Dow tumbles to lowest in 12 years

March 2, 2009 11:47:00 PM PST
What was once a shock when stocks collapsed, has left so many investors dazed and confused. The Dow lost a whopping 300 points on Monday ending well below the 7,000 mark, at 6,763. That's the lowest level for the Dow in 12 years -- since April 25, 1997.

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It was another day, another closing bell, another drop in the Dow Jones industrial average. People we talked to in San Francisco, are seemingly unfazed by the market's volatility.

"It's getting to the point where you don't really care anymore because it's already gone down 50-percent, what's another five?" said Ben Bernstein, a San Francisco resident.

This latest sell-off was brought on, in part by billionaire Warren Buffett. In an annual letter to shareholders of his Berkshire Hathaway company, Buffett wrote, "The economy will be in shambles throughout 2009 and for that matter, probably well beyond."

Also troublesome to investors was the news that the government would give AIG a fourth infusion of taxpayer money, bringing the bailout total to $162 billion.

"We have a long ways to go, I think the bottom hasn't even hit yet," said Andrew Biernat, a San Francisco resident.

Perhaps, but the big question is "When will we hit bottom?" Contrary to what Buffett said, Fed Chairman Ben Bernanke last week said there is a reasonable prospect the recession would end this year. A sentiment echoed by the president's budget director, Peter Orszag.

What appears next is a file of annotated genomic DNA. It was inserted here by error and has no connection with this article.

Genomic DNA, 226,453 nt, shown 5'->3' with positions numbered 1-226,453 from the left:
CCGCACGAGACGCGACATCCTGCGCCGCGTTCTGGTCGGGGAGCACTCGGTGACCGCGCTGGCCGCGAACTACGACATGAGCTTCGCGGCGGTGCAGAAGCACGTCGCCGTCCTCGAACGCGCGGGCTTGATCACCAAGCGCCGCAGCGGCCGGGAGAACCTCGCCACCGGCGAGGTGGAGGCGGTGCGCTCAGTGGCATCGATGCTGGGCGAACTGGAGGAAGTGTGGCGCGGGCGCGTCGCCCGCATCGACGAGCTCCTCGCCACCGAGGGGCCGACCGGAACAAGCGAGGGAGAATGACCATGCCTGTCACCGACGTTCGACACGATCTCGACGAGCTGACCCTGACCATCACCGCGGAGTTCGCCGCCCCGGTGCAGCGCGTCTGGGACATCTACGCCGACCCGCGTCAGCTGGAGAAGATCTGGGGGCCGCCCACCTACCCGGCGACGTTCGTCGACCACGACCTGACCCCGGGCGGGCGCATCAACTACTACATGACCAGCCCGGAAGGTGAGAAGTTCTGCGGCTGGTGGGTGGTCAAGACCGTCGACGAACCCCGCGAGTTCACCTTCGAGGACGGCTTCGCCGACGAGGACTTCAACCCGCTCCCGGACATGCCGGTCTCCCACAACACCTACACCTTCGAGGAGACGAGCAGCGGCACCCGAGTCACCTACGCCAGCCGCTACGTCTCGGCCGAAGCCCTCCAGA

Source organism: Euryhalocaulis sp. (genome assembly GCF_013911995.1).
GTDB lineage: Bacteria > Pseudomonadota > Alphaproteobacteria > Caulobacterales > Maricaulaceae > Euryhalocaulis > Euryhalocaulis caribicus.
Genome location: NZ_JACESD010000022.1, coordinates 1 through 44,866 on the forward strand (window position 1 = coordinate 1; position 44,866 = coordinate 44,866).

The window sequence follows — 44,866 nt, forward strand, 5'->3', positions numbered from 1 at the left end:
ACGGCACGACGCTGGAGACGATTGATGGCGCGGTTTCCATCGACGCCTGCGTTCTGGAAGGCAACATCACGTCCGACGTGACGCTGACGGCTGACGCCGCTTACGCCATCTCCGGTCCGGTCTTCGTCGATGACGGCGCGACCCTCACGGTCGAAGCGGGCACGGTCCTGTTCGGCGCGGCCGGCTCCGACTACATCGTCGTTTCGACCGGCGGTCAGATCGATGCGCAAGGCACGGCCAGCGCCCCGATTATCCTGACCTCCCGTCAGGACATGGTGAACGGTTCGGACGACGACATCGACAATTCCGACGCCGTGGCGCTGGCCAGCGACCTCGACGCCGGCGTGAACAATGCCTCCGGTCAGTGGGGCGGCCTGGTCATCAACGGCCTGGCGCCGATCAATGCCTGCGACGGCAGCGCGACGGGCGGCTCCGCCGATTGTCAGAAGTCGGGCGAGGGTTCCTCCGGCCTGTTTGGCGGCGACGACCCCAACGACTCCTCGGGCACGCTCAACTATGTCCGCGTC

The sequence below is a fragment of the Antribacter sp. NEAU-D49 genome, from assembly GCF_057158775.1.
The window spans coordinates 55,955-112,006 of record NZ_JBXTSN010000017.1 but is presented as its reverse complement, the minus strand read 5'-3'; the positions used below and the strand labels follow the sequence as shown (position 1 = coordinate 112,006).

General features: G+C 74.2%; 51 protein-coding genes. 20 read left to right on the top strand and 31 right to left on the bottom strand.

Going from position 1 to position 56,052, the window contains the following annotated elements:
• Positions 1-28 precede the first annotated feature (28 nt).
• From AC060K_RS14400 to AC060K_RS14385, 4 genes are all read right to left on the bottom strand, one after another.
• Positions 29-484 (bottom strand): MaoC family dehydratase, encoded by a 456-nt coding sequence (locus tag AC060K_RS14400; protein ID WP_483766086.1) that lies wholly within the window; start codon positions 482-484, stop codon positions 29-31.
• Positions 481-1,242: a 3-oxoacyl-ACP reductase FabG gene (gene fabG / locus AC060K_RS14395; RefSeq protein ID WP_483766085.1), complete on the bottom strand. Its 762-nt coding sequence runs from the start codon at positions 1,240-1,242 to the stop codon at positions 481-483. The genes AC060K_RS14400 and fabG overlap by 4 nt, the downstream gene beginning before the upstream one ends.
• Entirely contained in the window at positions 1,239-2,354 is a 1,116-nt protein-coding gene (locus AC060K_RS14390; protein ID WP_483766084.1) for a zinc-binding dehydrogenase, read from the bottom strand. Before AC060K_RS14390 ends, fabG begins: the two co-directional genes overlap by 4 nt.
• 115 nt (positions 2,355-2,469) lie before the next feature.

Norm Boone, founder of Mosaic Financial Partners in San Francisco, is also optimistic. He predicts the economy will begin to stabilize within the next six months as a result of the recently passed stimulus package.

"While it's not a perfect bill, it is going to have some positive impact with regards to the economy and it just takes a while for those kinds of things to happen. It takes a while to get the checks out and it takes a while for people, to put people to work," said Boone.

Many people we talked to say they'll believe it when they see it.

"It's the same time you hear about three more of your friends who've gotten laid off, it just seems like there's no way things can't get good again or bounce back," said Lauren Quinn, a San Francisco resident.

The February employment report isn't going to do much to boost people's confidence. The report will be released Friday and will show a decline of 785,000 jobs which would be the largest one month decline in 60 years.

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